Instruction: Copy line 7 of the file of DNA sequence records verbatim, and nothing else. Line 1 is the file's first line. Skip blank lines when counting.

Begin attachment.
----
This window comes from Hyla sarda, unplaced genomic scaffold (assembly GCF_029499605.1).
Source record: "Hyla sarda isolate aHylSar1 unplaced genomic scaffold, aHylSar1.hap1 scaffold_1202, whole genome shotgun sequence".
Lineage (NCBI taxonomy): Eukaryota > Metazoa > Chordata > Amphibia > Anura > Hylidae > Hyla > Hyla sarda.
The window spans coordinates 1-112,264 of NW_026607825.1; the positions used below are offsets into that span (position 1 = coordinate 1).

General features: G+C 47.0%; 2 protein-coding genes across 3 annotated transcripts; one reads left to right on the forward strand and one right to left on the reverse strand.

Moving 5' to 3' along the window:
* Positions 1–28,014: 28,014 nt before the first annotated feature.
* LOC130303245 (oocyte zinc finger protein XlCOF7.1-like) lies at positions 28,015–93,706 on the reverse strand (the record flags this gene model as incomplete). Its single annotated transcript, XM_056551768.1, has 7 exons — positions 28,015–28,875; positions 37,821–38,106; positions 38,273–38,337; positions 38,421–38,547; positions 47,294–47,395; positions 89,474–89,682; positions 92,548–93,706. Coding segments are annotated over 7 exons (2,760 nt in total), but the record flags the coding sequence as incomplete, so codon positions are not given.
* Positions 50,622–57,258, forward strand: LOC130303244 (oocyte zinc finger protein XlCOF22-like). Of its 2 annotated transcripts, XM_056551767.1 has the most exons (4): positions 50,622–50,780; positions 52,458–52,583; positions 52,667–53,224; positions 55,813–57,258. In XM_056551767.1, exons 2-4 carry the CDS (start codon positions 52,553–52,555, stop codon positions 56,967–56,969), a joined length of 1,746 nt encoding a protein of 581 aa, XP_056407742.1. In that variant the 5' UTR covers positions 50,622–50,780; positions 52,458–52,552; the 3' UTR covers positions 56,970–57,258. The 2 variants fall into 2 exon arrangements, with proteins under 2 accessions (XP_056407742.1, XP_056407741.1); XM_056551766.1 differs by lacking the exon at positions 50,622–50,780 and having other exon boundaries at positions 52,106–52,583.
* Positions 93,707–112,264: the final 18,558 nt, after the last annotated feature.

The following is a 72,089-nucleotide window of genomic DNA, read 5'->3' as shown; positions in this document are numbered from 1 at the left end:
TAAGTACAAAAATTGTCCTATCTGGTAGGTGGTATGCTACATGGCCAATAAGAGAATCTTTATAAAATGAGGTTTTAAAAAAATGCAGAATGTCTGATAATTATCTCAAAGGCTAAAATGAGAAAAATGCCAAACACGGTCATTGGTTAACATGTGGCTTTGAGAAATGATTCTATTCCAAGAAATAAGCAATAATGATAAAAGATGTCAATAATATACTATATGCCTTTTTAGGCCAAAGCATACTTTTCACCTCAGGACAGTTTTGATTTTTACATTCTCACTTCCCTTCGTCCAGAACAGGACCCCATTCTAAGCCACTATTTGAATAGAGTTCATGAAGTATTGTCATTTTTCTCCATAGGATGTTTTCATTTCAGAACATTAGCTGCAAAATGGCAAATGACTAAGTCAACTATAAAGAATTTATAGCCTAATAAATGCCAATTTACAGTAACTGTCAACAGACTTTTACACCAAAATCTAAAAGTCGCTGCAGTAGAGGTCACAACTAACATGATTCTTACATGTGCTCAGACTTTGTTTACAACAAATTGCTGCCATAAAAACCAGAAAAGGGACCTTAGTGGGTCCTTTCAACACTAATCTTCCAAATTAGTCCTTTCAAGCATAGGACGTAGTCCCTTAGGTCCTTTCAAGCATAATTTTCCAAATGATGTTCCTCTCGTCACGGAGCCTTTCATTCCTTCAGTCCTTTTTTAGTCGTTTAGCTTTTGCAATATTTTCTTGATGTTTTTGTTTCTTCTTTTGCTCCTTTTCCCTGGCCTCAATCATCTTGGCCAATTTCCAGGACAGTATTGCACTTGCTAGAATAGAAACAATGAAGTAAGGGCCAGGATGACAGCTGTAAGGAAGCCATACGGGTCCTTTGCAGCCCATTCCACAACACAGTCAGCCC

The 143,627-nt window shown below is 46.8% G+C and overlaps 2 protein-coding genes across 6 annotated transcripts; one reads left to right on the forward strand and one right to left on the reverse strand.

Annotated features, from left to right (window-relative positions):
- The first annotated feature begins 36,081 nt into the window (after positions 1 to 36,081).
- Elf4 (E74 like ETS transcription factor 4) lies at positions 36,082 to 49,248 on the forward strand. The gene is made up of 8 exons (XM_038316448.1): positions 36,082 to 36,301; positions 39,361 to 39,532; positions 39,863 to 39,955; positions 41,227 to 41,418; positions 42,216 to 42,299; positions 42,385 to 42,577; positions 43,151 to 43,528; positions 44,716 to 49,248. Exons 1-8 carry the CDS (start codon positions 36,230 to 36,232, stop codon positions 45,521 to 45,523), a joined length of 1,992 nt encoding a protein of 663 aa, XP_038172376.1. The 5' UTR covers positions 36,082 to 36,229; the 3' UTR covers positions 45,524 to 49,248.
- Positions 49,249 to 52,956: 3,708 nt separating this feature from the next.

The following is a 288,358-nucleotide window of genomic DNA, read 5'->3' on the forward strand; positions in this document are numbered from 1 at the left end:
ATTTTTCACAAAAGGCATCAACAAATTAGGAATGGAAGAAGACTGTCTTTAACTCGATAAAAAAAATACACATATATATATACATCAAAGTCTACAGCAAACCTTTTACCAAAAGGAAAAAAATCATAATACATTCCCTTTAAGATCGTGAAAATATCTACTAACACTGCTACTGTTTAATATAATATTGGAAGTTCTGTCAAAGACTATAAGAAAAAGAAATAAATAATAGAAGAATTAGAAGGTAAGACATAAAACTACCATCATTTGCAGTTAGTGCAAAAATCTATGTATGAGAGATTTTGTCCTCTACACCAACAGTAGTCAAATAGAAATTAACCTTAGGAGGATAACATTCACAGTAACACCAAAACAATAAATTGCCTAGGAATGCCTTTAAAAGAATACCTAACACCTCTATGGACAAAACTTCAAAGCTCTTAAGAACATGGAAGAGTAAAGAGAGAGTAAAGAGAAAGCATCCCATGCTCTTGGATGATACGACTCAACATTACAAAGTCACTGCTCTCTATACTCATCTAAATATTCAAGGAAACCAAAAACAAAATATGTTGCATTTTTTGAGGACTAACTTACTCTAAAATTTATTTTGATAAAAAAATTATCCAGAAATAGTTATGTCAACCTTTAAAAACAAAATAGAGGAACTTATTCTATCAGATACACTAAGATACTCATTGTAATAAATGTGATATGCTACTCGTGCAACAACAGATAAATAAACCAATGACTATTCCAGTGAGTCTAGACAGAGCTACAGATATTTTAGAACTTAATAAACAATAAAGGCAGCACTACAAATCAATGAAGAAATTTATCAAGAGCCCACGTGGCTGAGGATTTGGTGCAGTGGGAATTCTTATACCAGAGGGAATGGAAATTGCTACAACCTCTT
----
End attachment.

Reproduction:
* Positions 1–28,014: 28,014 nt before the first annotated feature.